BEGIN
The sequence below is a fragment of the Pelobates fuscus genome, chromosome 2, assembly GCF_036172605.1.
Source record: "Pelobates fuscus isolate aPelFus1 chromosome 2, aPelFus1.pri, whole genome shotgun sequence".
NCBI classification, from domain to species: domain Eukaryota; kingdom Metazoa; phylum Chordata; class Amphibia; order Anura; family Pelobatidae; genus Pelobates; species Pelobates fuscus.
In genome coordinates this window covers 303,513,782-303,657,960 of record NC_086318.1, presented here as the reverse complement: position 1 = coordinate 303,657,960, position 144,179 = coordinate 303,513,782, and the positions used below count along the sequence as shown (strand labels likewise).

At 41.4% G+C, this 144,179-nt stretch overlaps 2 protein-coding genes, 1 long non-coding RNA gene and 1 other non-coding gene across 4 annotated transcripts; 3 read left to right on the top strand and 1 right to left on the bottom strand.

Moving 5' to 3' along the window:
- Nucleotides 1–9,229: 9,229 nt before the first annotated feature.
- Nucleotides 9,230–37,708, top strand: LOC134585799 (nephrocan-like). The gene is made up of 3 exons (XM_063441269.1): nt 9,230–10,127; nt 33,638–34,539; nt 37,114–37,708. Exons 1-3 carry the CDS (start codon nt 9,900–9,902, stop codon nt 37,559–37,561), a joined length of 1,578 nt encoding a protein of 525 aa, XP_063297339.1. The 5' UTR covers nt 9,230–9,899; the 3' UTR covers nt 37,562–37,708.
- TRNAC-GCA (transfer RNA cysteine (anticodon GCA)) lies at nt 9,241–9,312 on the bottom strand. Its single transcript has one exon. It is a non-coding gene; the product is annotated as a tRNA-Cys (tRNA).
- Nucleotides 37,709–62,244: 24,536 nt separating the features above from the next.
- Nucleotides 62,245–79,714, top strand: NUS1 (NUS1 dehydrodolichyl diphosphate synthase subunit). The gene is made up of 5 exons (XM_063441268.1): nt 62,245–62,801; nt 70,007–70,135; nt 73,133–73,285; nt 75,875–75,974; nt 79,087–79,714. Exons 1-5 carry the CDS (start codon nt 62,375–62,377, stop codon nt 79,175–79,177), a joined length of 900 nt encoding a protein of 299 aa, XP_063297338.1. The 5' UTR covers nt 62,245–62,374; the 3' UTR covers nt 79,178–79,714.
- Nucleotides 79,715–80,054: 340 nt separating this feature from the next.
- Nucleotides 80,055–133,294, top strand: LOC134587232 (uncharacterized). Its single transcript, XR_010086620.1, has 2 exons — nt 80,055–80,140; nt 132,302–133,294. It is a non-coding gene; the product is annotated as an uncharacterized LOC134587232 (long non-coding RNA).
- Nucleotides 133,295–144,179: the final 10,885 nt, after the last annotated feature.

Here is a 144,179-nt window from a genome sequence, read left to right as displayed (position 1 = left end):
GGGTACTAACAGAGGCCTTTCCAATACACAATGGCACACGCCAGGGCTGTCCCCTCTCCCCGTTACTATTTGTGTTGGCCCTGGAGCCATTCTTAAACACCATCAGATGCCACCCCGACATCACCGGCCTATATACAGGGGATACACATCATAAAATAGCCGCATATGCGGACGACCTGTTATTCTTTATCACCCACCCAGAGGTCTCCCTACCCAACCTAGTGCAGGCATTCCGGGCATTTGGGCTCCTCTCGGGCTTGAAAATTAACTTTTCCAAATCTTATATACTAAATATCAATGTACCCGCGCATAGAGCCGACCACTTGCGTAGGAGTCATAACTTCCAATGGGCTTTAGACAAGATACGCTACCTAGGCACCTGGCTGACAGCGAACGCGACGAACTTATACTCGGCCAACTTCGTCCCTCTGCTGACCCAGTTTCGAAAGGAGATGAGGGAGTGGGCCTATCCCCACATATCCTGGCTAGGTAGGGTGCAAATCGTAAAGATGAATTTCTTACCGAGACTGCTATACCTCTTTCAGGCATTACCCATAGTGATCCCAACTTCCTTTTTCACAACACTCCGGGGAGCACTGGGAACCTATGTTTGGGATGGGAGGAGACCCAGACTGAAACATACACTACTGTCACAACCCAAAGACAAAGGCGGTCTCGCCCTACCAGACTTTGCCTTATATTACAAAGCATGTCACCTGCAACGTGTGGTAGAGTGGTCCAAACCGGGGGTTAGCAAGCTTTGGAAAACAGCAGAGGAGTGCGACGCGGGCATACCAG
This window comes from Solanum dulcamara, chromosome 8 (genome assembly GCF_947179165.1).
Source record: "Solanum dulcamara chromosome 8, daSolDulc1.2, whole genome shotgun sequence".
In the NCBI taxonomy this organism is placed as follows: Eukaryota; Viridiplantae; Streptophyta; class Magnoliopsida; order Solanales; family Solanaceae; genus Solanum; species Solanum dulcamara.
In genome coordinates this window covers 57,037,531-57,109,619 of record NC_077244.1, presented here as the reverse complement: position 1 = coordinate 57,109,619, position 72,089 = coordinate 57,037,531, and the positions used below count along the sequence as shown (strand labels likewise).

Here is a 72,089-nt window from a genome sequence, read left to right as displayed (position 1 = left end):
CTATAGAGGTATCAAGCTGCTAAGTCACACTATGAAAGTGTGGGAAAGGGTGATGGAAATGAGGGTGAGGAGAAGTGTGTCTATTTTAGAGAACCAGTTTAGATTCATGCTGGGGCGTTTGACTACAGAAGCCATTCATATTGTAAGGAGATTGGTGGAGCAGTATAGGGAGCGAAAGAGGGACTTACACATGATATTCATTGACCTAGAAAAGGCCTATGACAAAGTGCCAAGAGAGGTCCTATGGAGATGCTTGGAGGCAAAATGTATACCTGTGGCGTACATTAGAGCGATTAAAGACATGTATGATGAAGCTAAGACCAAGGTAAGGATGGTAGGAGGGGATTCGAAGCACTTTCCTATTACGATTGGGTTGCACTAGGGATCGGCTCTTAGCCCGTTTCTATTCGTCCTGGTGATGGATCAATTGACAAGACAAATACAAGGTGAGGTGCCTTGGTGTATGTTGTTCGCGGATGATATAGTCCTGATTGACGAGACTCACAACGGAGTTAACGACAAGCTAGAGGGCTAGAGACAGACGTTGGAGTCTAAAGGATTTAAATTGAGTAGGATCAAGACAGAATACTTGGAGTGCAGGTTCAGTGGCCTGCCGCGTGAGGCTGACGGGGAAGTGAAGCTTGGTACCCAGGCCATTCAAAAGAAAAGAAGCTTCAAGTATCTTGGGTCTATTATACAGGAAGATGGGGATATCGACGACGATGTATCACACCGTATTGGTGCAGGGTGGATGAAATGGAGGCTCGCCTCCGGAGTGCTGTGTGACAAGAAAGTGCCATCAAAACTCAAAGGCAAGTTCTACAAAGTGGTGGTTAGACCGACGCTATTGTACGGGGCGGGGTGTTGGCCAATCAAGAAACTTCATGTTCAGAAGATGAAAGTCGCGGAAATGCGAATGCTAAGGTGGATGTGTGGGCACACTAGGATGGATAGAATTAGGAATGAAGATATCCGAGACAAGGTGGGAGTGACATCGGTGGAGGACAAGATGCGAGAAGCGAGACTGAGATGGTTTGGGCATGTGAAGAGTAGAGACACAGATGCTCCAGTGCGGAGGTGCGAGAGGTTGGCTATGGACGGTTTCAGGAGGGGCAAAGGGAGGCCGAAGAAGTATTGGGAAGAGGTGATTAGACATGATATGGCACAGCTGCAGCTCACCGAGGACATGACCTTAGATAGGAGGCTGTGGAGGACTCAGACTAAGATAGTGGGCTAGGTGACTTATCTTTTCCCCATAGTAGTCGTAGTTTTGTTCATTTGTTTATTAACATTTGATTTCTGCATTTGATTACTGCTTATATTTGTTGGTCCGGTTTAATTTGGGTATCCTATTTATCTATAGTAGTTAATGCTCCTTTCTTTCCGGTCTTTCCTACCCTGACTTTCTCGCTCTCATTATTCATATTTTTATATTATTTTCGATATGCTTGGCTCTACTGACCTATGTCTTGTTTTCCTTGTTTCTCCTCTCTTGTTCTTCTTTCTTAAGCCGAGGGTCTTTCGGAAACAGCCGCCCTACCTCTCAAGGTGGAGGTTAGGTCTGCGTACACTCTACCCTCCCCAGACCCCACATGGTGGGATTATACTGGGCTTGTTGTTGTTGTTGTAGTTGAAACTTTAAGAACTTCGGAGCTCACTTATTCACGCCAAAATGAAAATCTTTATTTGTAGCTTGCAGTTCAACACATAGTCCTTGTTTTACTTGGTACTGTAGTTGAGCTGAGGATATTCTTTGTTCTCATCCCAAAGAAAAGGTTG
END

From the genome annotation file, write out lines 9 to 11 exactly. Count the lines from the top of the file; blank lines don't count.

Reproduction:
- TRNAC-GCA (transfer RNA cysteine (anticodon GCA)) lies at nt 9,241–9,312 on the bottom strand. Its single transcript has one exon. It is a non-coding gene; the product is annotated as a tRNA-Cys (tRNA).
- Nucleotides 37,709–62,244: 24,536 nt separating the features above from the next.
- Nucleotides 62,245–79,714, top strand: NUS1 (NUS1 dehydrodolichyl diphosphate synthase subunit). The gene is made up of 5 exons (XM_063441268.1): nt 62,245–62,801; nt 70,007–70,135; nt 73,133–73,285; nt 75,875–75,974; nt 79,087–79,714. Exons 1-5 carry the CDS (start codon nt 62,375–62,377, stop codon nt 79,175–79,177), a joined length of 900 nt encoding a protein of 299 aa, XP_063297338.1. The 5' UTR covers nt 62,245–62,374; the 3' UTR covers nt 79,178–79,714.